The cognitive syndrome of vascular dementia is characterized by memory deficit, dysexecutive syndrome, slowed information processing, and mood and personality changes. These features are found especially among patients with subcortical lesions. Patients with cortical lesions often have additional cortical neuropsychological syndromes. (36)
The memory deficit in vascular dementia is often less severe than in Alzheimer's disease. It is characterized by impaired recall, relatively intact recognition, and more benefit from cues. (49) The dysexecutive syndrome in vascular dementia includes impairment in goal formulation, initiation, planning, organizing, sequencing, executing, set-sifting and set-maintenance, as well as in abstracting. (12,36,49) The dysexecutive syndrome in vascular dementia relates to lesions affecting the prefrontal subcortical circuit including prefrontal cortex, caudate, pallidum, thalamus, and the thalamocortical circuit (capsular genu, anterior capsule, anterior centrum semiovale, and anterior corona radiata). (50) Typically, personality and insight are relatively preserved in mild and moderate cases of vascular dementia.
Features that make the diagnosis of vascular dementia disease uncertain or unlikely include early and progressive worsening of memory, and other cognitive cortical deficits in the absence of corresponding focal lesions on brain imaging. (30)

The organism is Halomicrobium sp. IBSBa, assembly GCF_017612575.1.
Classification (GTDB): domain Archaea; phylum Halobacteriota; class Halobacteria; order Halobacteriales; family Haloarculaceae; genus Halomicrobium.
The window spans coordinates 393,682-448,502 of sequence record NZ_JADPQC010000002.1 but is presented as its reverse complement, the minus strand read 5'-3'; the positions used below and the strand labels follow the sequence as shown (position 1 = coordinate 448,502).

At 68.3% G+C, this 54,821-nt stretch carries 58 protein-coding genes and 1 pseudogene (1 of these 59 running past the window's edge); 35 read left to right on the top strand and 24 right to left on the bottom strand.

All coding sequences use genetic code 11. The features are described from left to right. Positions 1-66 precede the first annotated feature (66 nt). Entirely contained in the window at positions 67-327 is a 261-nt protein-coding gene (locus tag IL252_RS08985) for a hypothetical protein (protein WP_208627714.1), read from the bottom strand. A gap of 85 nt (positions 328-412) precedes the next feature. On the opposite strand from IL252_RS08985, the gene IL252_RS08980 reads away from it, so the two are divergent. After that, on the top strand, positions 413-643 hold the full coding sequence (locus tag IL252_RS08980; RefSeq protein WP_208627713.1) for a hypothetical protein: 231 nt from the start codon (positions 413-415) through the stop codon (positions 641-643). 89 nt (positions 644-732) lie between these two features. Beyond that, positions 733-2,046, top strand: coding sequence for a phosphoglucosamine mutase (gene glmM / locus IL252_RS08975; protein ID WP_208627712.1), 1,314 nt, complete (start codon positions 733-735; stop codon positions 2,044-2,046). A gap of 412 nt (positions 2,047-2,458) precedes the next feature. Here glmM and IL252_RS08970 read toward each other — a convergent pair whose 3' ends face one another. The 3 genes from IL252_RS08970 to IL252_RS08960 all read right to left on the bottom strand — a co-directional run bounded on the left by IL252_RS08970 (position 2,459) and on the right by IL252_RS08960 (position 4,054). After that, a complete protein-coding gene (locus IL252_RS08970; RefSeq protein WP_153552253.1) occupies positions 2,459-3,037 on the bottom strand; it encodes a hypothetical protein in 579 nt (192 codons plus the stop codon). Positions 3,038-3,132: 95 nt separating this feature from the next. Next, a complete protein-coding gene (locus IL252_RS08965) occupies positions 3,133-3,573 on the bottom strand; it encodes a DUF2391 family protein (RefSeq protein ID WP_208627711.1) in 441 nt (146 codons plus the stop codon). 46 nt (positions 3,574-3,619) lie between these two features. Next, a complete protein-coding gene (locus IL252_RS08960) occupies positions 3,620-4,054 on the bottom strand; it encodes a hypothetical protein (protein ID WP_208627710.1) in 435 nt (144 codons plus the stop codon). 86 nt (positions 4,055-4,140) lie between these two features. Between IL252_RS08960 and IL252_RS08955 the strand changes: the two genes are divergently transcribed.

Frequent neurological findings indicating focal brain lesion early in the course of vascular dementia include mild motor or sensory deficits, decreased co-ordination, brisk tendon reflexes, Babinski's sign, visual field loss, bulbar signs including dysarthria and dysphagia, extrapyramidal signs (mainly rigidity and akinesia), disordered gait (hemiplegic, apraxic–ataxic, or small-stepped), unsteadiness, unprovoked falls, and urinary frequency and urgency. (30,31,37,38 and 39) Features that make the diagnosis of vascular dementia uncertain or unlikely include absence of focal neurological signs, other than cognitive disturbance. (30)
In cortical vascular dementia, typical clinical features are lateralized sensorimotor changes and abrupt onset of cognitive impairment and aphasia, and in subcortical vascular dementia disease pure motor hemiparesis, bulbar signs, and dysarthria. (31)
Behavioural and psychological symptoms of dementia
Depression, anxiety, emotional lability and incontinence, and other psychiatric symptoms are frequent in vascular dementia. Depression, abulia, emotional incontinence, and psychomotor retardation are especially frequent in subcortical vascular dementia disease. (12,36)
Cardinal features of vascular dementia disease are incorporated in the Hachinski Ischaemia Score (Table 1) (51). In a recent neuropathological series, stepwise deterioration (odds ratio, 6.0), fluctuating course (odds ratio, 7.6), history of hypertension (odds ratio, 4.3), history of stroke (odds ratio, 4.3), and focal neurological symptoms (odds ratio, 4.4) differentiated patients with definite vascular dementia from those with definite Alzheimer's disease. (52) Nocturnal confusion and depression did not discriminate. However, the ischaemia score was unable to differentiate the Alzheimer's disease patients with cerebrovascular disease from those with vascular dementia.